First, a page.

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Interview – David T. Loyd, Assistant Director, Safety & Mission Assurance, NASA Johnson Space Center

NASA Loyd David T small

David currently serves as the Assistant to the Director of Safety & Mission Assurance (SMA) at NASA’s Johnson Space Center (JSC) in Houston, Texas. He is responsible for assuring effective governance of SMA regulations and requirements associated with the JSC infrastructure. David also Chairs the NASA Facility System Safety Working Group responsible for maintenance and implementation of safety policy and practices associated with agency facilities and infrastructure. Since 2009, David serves as a charter member of NASA’s Safety Culture Working Group, defining the agency’s desired safety culture characteristics. He assisted development of long-term agency-wide safety culture survey and measurement processes and contributed to associated policy development. David also supports agency SMA training and communication initiatives.

What do you feel are the biggest challenges safety leaders are currently faced with within their business?

There is a consistent challenge to prove value-added – What cost is enough to make our respective enterprise “safe enough”? There isn’t really one good answer to that. In the past it was enough to cite regulatory mandates. But there has been growing pressure to be more successful limiting mishaps while trimming back efforts that are not necessary under the strictest interpretation of the law. A good, objective risk management process is crucial to ensure that top leadership understands the full breadth of potential consequences, from catastrophic failures, to litigation, or reputation costs that must be considered before taking on a difficult business proposition. If you can “afford” the risk, be courageous enough to share your reasoning with stakeholders.

As a safety leader, what do you feel businesses continue to get wrong when it comes to their Health and Safety strategy?

They forget to state the obvious. By that, I mean that most often new leaders assume that they must hit the ground running and they want their workforce to support being more productive. The workforce also assumes that the new boss wants them to be productive. In all that blitz of anxious productivity fervour, mistakes happen. Well once the smoke clears, the employees involved admit that they weren’t thinking about the safe way to get things done because they wanted to demonstrate their commitment to the mission to the new boss. When you ask the involved leadership, they’ll invariably say, “Of course I want them to do it safely! Isn’t it obvious I don’t want them to get hurt…. Do I have to say that every time???” Well, yes, you do. We hire talented and productive people. You don’t have to convince them to be productive. But you do need to tell them their talent and productivity is too valuable to risk a debilitating injury or catastrophic damage.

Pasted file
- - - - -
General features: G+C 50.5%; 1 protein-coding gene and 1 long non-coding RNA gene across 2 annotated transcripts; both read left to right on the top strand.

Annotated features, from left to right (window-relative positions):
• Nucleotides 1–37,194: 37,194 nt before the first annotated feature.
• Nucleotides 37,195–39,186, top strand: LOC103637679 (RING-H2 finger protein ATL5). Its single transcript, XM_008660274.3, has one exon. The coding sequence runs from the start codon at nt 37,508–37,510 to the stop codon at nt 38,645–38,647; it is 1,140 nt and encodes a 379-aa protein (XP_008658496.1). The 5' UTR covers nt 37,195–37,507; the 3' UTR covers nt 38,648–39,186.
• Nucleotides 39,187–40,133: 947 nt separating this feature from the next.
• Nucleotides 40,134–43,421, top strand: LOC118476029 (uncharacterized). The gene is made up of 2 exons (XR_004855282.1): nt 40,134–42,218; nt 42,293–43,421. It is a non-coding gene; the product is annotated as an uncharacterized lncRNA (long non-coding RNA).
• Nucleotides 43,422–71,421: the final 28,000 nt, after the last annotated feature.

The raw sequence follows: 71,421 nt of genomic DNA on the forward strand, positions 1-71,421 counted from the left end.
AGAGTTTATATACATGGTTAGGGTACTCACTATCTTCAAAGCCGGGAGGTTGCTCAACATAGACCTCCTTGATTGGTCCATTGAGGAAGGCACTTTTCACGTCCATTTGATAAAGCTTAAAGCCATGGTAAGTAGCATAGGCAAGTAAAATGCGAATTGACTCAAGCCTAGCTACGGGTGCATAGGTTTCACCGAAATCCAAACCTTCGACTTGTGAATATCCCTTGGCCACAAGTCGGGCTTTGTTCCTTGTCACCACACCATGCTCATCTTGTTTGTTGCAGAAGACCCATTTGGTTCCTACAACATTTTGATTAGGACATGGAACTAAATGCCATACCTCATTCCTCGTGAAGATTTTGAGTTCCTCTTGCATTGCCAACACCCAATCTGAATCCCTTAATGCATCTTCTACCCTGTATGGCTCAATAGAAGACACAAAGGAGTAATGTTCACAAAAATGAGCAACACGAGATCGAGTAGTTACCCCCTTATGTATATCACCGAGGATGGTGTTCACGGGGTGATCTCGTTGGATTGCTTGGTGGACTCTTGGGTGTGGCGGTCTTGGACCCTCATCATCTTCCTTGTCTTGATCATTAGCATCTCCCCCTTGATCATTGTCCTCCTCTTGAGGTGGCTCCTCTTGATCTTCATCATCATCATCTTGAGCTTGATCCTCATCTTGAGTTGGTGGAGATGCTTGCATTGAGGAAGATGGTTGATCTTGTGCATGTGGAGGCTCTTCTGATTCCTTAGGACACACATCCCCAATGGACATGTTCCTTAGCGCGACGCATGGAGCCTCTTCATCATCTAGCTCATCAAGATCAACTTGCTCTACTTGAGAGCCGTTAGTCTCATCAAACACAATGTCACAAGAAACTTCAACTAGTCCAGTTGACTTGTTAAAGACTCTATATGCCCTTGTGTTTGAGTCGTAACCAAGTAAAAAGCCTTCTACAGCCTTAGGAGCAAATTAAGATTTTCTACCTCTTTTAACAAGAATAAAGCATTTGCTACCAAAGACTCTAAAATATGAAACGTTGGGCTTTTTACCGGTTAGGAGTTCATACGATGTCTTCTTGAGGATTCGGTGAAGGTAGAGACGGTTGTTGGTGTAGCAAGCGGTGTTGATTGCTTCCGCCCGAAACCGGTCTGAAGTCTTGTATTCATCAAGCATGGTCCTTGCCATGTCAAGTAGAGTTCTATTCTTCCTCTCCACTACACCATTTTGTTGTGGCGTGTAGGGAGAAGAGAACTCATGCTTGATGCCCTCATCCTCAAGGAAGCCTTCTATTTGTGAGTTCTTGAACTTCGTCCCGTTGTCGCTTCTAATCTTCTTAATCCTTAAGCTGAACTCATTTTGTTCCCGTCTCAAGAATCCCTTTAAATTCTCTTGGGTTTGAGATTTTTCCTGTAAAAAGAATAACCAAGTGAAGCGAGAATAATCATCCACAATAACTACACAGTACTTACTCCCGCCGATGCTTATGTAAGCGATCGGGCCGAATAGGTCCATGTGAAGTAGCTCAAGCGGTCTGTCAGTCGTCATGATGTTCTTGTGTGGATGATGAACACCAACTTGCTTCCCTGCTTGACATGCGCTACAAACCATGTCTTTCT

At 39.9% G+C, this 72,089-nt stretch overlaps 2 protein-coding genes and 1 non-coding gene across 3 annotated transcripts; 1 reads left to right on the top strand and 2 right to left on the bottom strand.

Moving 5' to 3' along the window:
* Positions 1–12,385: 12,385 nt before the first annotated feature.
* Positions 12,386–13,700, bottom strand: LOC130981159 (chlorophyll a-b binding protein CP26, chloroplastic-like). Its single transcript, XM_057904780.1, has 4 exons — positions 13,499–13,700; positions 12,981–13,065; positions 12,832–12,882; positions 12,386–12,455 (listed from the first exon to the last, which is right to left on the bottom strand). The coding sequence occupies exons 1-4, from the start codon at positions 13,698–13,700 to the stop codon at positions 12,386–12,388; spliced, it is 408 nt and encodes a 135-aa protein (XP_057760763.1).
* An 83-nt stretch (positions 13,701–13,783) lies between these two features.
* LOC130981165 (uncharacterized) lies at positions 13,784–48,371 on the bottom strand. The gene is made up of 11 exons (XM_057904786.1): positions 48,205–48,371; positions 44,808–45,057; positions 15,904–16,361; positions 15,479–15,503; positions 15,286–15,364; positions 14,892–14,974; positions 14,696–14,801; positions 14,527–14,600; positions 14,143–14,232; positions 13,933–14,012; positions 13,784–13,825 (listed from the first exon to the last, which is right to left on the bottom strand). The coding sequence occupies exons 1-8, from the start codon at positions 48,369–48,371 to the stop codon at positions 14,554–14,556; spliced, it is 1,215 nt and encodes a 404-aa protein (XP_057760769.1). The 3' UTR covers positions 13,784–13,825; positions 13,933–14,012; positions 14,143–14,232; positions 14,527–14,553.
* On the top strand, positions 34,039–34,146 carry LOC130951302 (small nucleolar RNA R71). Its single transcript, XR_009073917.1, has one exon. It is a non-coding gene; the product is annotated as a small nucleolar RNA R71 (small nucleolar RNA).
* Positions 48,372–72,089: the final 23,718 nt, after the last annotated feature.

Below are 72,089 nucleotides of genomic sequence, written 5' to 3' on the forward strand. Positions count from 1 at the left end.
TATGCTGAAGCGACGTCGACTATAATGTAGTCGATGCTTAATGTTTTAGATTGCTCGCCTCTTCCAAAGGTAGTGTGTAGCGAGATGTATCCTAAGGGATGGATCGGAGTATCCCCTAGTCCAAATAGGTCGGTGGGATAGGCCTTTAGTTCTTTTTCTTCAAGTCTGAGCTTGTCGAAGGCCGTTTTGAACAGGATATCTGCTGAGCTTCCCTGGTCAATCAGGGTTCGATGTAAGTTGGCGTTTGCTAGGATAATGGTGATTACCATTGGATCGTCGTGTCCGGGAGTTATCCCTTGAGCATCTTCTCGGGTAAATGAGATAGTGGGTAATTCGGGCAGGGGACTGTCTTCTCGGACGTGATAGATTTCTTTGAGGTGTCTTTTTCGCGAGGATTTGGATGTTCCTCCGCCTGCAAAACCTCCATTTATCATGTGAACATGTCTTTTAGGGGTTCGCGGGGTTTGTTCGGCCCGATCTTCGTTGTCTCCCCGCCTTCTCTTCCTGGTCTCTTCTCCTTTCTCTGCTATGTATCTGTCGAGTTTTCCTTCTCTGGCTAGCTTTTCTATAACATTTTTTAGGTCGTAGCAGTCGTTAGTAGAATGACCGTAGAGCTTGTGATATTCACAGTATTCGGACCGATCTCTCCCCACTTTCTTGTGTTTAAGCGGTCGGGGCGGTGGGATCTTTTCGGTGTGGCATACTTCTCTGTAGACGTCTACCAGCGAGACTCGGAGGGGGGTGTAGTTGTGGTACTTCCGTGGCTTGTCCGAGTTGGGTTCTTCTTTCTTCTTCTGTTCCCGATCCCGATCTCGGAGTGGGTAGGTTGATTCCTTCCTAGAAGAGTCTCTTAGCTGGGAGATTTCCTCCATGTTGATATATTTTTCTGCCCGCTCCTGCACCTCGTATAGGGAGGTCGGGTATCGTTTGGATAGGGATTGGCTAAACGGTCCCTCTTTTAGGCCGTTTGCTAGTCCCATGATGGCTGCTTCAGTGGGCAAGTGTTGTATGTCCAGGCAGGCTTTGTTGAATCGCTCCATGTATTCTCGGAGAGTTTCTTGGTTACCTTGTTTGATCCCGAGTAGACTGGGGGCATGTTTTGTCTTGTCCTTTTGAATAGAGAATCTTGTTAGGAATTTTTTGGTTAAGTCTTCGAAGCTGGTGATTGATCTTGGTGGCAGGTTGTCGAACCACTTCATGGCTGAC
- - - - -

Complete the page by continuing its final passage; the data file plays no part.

What are the latest trends and behaviours you predict will be surfacing on the market over the coming 12 months?

I tend to look longer term than 12 months… It is very interesting how the Millennial generation is both assimilating into their respective workplace cultures and also radically reshaping them. They learn quicker and are less accepting of clumsy “get-er-done” attitudes left behind by us aging Baby-Boomers. We may be disgruntled with their superficial apathy, but once they learn a lesson it seems to stick. I expect things in the safety and health world will get better. I see more practical use of technology to identify hazards and develop safer operational planning.

What is the best piece of advice you have received within your job over the years?

I learned a difficult lesson several years ago when I concurred on use of an aging altitude simulation system that had flawed inspection results. It was a high-pressure steam system that had deteriorated over 40 years. We knew there was a great risk of it failing, but convinced ourselves that if it did fail it would leak in a benign manner before breaking apart destructively. It ended up sending about 2000 pounds of steel over 800 feet into the New Mexico desert. Fortunately, we had taken measures to protect personnel. But it resulted in over $1,000,000 in damage and a year delay of critical testing. The lesson was that I needed to make sure all of our management had bought into the risk. There was sound reasoning in accepting the risk, but poor execution of communicating the risk. Risks are shared, and if all the players are involved in the risk decision, it is a lot more palatable to live with the consequences.

What is one key takeaway you hope our OHS audience leaves with after hearing your presentation on site?

My message is that there are ways to fail smart. We are obligated to figure out what risks are worth taking and how to prepare for success, failure, or more likely something in between. NASA is occasionally criticized for being risk-averse and leery of innovative approaches to technical management and space travel. Change, cost-reduction, and innovation influences have been a challenge to safety. We have gone to great lengths to reduce safety limitations, increase flexibility, and accommodate “smart risks” – Can we afford the consequence? Can we learn from the mistake? Can we get back up and try again? And, finally, Do we own the risk in the first place? If it’s no to any one of those, it’s not a smart risk.

NASA